The addition of additional dry foods with a high vitamin content is recommended. Cactus Plecos require excellent water quality to thrive; thus, a good filtration system, plenty of oxygen, and frequent water changes are required. Elder males can become combative and territorial towards each other, as well as other Plecos.

This implies there should be adequate caves and territorial borders, as well as a tank size that is not too tiny. Even species of Pseudacanthicus, which are extremely skittish, can be encouraged to breed if all of the above are present.

L273 Pleco Size

L273 Pleco Size 

These are relatively large plecos, with males being able to grow up to 30cm (12 inches), and females usually stay a bit smaller. They need pristine water conditions and a good diet to reach their full potential though.

L273 Pleco Lifespan

Pseudacanthicus sp. "L273" is a long-lived fish, with a maximum lifespan of 15 years or more. To live this long, they need to be kept in a large tank with excellent water conditions.

L273 Pleco Appearance

The unreal coloration (pinkish metallic coating) displayed by some of this species, mostly males, distinguishes this Pseudacanthicus sp. Males have somewhat broader heads with slightly larger pectoral fin rays. Females, on the other hand, have larger stomachs, and some claim that males have brighter colors. Even from a young age, females are duller and have fatter bellies.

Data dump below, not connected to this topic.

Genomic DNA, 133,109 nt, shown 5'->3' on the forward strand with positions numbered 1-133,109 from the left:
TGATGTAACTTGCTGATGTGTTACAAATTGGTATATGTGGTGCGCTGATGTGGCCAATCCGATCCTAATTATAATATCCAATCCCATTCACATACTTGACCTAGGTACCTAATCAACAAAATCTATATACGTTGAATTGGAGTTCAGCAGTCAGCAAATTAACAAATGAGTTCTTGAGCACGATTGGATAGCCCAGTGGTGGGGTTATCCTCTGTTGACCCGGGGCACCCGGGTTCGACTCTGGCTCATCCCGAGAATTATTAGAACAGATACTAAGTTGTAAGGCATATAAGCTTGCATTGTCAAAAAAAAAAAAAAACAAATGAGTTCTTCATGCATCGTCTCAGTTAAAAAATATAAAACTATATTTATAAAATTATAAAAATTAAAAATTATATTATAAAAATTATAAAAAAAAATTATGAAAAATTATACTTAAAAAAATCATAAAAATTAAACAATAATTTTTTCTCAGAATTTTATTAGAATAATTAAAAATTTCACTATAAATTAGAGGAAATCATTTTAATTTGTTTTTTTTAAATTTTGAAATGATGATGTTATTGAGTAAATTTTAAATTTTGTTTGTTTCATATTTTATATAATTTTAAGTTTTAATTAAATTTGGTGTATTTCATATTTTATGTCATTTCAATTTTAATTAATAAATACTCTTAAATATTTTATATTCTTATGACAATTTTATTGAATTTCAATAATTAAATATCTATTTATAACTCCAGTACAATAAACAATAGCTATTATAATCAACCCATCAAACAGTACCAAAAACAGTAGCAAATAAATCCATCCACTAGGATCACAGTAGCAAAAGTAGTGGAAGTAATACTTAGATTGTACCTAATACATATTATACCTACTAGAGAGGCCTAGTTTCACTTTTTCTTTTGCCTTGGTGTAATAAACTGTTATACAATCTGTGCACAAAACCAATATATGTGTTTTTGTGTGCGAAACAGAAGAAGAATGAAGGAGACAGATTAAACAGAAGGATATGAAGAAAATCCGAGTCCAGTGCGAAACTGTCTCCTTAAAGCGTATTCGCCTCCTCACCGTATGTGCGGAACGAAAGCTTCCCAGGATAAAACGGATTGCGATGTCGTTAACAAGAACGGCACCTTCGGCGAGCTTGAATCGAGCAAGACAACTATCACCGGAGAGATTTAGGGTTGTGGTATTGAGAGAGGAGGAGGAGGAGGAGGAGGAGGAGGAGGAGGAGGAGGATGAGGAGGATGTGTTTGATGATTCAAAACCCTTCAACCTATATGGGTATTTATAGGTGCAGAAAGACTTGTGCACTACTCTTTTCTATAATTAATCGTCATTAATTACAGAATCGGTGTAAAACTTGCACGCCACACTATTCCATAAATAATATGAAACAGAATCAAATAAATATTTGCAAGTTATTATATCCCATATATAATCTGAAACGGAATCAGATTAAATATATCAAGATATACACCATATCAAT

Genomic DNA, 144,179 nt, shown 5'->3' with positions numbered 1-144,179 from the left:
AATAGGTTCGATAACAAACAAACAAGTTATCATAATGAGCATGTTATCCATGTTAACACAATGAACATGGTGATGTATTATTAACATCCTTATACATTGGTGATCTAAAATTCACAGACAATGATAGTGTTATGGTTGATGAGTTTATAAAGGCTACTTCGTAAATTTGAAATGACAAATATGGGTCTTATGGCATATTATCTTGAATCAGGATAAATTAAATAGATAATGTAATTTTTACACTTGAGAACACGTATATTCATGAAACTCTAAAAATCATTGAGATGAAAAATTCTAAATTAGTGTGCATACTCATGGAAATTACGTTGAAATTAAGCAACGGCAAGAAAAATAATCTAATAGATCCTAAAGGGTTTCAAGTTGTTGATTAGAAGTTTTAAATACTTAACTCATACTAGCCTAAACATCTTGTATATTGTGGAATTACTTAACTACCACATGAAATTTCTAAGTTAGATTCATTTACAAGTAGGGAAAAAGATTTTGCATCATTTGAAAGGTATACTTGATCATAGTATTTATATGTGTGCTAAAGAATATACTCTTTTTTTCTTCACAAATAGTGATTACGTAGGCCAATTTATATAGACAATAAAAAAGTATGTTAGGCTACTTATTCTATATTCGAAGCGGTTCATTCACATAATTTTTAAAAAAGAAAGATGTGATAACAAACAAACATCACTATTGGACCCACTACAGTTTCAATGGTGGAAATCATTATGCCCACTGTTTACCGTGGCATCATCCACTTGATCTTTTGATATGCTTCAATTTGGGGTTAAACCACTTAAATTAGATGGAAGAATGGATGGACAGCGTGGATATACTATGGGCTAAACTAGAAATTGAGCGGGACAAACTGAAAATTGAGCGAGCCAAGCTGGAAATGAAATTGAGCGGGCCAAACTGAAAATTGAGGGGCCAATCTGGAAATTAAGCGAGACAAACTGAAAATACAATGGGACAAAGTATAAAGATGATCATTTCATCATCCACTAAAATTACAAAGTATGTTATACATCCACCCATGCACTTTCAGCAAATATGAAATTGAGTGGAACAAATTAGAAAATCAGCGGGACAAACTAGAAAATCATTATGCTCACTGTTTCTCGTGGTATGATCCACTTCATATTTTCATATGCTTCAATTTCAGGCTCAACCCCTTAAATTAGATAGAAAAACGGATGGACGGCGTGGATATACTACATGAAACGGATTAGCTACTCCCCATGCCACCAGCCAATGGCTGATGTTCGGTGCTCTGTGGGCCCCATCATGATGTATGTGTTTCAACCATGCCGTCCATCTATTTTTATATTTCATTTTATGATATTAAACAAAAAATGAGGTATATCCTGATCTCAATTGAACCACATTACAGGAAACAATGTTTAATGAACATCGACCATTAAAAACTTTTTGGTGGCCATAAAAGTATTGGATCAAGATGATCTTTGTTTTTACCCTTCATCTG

They are species that have variously colored markings. The finest examples may be quite stunningly adorned. Others may not appear as stunning, but all can be recognized by the unusual almost metallic gleam on the back half of the fish's body. However, as the fish grows larger, its beautiful patterns become mottled and chaotic.

Unlike a true sucker mouth, it has a more appropriate oral structure for grasping and carrying food. Its teeth are few in number, but it has a powerful and huge maw: great for cracking open snails and tiny crustaceans as well as rasping meat.

There are different types of L273, but the most common ones kept in aquariums are the Yellow Titanic Pleco and Red Titanic Pleco. They are both very beautiful fish that can reach a length of up to 12 inches. The Yellow Titanic Pleco is mostly yellow with black spots on its body and fins. The Red Titanic Pleco is red with black spots.

Diet & Feeding

Titanic Plecos are Carnivores that require a meat-based diet like prawns and chopped mussels, which are viewed as a favorite and encourage desirable development. However, once they've been introduced to your aquarium, supplement their diet with vitamin-rich dried foods such as wafers, pellets, and sticks as well as veggies like cucumber, zucchini, eggplant, and potato.